“I felt awful having these stories bottled up inside me,” CNN’s Eason Jordan wrote in a New York Times opinion piece last week.
Upon learning that, CNN viewers might rightly ask, “What other stories is he bottling?”
According to the CNN news chief, his network suppressed stories emanating from its Baghdad bureau about Saddam Hussein’s brutal regime in order not to jeopardize the lives of CNN staff members.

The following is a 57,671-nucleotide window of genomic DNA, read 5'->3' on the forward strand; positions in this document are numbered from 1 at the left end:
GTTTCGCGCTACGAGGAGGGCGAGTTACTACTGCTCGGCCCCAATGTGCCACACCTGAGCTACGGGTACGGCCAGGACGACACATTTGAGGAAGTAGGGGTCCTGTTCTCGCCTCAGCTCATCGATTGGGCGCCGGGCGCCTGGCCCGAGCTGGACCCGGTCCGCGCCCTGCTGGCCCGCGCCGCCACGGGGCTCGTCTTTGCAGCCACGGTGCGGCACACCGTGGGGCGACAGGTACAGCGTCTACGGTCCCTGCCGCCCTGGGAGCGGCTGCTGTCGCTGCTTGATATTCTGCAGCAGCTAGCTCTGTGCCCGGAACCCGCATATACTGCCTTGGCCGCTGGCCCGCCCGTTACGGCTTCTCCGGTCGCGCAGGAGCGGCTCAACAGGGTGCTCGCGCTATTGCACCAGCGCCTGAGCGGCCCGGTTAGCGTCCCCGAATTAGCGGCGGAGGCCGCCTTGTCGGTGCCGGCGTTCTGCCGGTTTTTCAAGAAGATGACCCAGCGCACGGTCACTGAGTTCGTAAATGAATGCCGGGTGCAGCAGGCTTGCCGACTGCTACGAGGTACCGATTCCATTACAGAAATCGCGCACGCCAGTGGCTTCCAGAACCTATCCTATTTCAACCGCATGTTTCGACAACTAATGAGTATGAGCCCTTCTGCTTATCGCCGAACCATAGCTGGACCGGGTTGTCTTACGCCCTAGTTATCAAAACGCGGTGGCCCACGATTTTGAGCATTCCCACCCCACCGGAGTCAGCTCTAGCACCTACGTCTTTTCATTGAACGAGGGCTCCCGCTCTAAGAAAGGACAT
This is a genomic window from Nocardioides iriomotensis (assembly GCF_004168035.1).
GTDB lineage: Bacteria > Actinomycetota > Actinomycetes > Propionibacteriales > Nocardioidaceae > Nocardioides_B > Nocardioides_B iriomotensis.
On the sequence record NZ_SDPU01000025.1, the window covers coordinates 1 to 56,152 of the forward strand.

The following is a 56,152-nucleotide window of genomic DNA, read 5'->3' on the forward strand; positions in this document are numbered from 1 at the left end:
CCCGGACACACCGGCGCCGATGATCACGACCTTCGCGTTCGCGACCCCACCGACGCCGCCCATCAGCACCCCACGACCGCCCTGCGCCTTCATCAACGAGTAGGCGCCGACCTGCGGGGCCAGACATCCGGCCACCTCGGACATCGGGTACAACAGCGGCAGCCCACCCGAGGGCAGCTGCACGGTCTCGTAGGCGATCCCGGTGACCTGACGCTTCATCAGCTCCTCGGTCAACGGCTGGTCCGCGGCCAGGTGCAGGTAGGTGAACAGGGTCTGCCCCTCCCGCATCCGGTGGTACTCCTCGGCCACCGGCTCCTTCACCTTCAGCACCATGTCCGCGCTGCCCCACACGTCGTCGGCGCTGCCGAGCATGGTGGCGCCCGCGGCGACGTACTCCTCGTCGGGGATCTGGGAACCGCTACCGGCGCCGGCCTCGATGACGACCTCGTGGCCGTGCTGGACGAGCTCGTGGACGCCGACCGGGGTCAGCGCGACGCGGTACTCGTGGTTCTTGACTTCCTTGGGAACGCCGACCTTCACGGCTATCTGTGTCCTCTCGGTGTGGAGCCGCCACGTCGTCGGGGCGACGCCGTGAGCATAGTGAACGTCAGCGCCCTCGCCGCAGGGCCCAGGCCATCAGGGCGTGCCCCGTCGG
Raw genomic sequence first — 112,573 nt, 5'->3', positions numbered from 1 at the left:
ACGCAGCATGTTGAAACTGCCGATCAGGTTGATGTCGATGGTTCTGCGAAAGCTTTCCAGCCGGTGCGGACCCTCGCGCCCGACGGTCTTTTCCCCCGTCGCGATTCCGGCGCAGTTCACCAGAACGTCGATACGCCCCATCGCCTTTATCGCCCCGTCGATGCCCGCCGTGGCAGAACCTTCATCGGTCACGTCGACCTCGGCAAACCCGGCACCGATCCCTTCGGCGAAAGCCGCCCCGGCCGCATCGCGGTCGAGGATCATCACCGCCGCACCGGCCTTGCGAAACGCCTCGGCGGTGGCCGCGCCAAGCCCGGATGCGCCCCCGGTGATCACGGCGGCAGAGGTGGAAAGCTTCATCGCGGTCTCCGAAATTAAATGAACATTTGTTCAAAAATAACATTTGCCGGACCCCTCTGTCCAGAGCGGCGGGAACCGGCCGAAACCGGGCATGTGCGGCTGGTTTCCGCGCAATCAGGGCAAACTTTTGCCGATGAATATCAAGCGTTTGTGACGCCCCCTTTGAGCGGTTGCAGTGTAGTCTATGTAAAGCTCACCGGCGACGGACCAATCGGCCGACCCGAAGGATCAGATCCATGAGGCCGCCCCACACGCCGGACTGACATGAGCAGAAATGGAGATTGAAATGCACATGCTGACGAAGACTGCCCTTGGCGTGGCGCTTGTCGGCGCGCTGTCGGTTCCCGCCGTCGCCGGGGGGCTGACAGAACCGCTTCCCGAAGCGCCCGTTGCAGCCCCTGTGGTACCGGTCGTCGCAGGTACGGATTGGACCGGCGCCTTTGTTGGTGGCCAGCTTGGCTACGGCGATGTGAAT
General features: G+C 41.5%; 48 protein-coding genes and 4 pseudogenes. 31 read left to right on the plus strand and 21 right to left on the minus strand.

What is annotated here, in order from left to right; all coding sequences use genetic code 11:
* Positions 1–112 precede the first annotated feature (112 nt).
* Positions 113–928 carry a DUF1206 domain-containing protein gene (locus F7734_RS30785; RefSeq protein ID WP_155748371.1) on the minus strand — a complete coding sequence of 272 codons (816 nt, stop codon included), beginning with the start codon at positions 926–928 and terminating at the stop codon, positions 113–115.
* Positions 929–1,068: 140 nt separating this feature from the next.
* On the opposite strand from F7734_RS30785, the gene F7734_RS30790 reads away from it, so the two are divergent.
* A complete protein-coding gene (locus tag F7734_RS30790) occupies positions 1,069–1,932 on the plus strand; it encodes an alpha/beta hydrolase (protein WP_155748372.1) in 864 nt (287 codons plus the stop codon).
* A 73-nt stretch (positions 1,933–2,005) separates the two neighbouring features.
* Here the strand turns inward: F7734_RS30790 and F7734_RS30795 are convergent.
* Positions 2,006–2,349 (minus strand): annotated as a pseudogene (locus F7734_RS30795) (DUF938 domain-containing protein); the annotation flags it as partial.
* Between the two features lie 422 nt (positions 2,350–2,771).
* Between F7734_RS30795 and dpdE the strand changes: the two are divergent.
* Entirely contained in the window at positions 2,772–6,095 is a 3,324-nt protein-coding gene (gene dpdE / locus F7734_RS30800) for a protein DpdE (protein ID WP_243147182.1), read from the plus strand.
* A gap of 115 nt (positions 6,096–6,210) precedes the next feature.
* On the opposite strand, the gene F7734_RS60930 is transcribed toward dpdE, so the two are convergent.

As the self-styled chronicler of record, CNN had to be wary of showing its cards, Jordan wrote. Yet CNN also has bureaus in hot zones like Cuba whence provocative stories might emanate. Should viewers be concerned about worrisome compromises in these regions that were made in exchange for access?
Access is vital to comprehensive coverage in these difficult times.
But self-censorship potentially poses an even greater threat.